Generalissimo Chiang Kai-Shek led KMT from 1928 to 1975 and ruled China from 1928 to1949. After being defeated in the Communist Revolution, he fled to Taiwan and ruled it for another 26 years as the president of “Republic of China” in exile. Chiang imposed in Taiwan the longest period of martial law in modern history and ripped Taiwanese of political rights. More than 140,000 dissidents were either killed or imprisoned under his rule in Taiwan, and KMT enjoyed an unchallenged grip of political and economic powers. After taking into accounts of his deeds in China, Professor R.J. Rummel put him in the sixth place of the “Bloodiest Dictators in the Millenium” list. You may also want to know President Truman’s well-known quote about the Chiangs: “They’re all thieves, every damn one of them.”
Despite his bloody suppression of human rights, Taiwanese seem to have mixed feelings about this dictator. Before the late 1980’s, the KMT-controlled education system kept instilling students with “love for the leader”, and telling them “you are not ready for democracy yet, and dictatorship make this place safer.” Amazingly, such rhetorics have a profound impact till now. Some Taiwanese still believe the Generalissimo did protect Taiwan from Communist China and his policies did make this place stable and prosperous, even though decades ago some of their fathers and uncles never came back after Chiang’s gendarmes knocked on their door at midnight.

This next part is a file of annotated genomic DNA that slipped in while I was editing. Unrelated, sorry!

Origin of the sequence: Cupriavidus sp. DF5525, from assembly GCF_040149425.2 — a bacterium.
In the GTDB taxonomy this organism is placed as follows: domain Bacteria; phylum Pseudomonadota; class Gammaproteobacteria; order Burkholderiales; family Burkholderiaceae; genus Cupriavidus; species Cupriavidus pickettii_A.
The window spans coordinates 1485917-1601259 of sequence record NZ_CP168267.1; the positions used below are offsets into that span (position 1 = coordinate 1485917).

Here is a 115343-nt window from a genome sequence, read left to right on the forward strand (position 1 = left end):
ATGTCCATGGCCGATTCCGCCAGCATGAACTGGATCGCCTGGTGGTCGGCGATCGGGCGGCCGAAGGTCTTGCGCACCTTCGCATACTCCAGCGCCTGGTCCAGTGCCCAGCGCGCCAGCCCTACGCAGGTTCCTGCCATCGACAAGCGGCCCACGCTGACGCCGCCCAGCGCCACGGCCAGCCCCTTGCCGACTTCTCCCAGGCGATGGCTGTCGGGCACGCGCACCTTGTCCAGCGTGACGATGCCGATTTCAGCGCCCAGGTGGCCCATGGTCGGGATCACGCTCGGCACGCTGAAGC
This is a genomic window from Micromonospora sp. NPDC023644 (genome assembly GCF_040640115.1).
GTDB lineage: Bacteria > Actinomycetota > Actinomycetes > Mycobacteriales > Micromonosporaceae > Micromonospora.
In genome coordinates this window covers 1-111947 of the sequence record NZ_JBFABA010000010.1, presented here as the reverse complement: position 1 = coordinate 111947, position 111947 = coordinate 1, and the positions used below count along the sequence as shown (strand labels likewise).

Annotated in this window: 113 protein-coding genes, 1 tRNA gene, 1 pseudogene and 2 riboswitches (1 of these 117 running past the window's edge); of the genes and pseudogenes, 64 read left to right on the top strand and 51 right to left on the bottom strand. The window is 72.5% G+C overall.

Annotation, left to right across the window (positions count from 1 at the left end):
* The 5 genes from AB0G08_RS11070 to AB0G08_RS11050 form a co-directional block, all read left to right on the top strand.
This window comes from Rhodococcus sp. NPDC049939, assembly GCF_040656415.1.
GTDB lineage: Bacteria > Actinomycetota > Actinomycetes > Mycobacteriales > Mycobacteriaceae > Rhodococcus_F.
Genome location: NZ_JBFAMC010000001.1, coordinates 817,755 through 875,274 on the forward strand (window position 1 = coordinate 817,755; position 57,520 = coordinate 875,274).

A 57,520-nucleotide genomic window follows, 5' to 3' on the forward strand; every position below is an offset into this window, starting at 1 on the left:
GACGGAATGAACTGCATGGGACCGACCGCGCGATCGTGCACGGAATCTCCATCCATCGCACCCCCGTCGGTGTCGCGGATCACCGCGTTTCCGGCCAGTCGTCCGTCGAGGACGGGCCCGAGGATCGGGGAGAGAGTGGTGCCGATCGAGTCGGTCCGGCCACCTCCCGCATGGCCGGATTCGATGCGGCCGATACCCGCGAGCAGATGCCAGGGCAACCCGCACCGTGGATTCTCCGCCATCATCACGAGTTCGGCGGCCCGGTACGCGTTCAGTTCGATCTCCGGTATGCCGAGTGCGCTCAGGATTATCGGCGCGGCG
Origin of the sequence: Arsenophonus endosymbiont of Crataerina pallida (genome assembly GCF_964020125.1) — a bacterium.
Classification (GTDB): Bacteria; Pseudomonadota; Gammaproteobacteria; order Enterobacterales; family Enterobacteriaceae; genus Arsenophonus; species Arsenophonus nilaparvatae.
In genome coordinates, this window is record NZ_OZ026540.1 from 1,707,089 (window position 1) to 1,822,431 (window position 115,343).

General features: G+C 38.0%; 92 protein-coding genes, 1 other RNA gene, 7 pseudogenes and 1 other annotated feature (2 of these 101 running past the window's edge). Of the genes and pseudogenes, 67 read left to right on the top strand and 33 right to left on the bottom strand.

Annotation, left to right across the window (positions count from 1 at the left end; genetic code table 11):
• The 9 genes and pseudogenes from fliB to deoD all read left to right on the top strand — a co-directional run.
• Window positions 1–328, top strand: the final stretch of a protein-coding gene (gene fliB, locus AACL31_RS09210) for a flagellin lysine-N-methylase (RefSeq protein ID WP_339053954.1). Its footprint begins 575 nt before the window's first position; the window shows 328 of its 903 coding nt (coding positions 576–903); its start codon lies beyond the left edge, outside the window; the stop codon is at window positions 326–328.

As Taiwan’s democratization process was gaining momentum since the 1990’s, ugly facts were being revealed and voices began to pop up everywhere calling for “liberation” of Taiwan from the memory of this dictator. Finally steps were taken as DPP won the presidential election in 2000. Chiang’s 27 secret retreats, featuring prime sceneries but inaccessible by ordinary people, were opened up to all visitors as parks and commercial hotels. Taoyuan International Airport, the largest airport of this country, is no longer named after the Generalissimo, and thousands of Chiang’s statues, once filling up every corner of Taiwan, were tore down and melt. The Memorial Hall seems to be the last battle to get rid of Generalissimo’s shadow.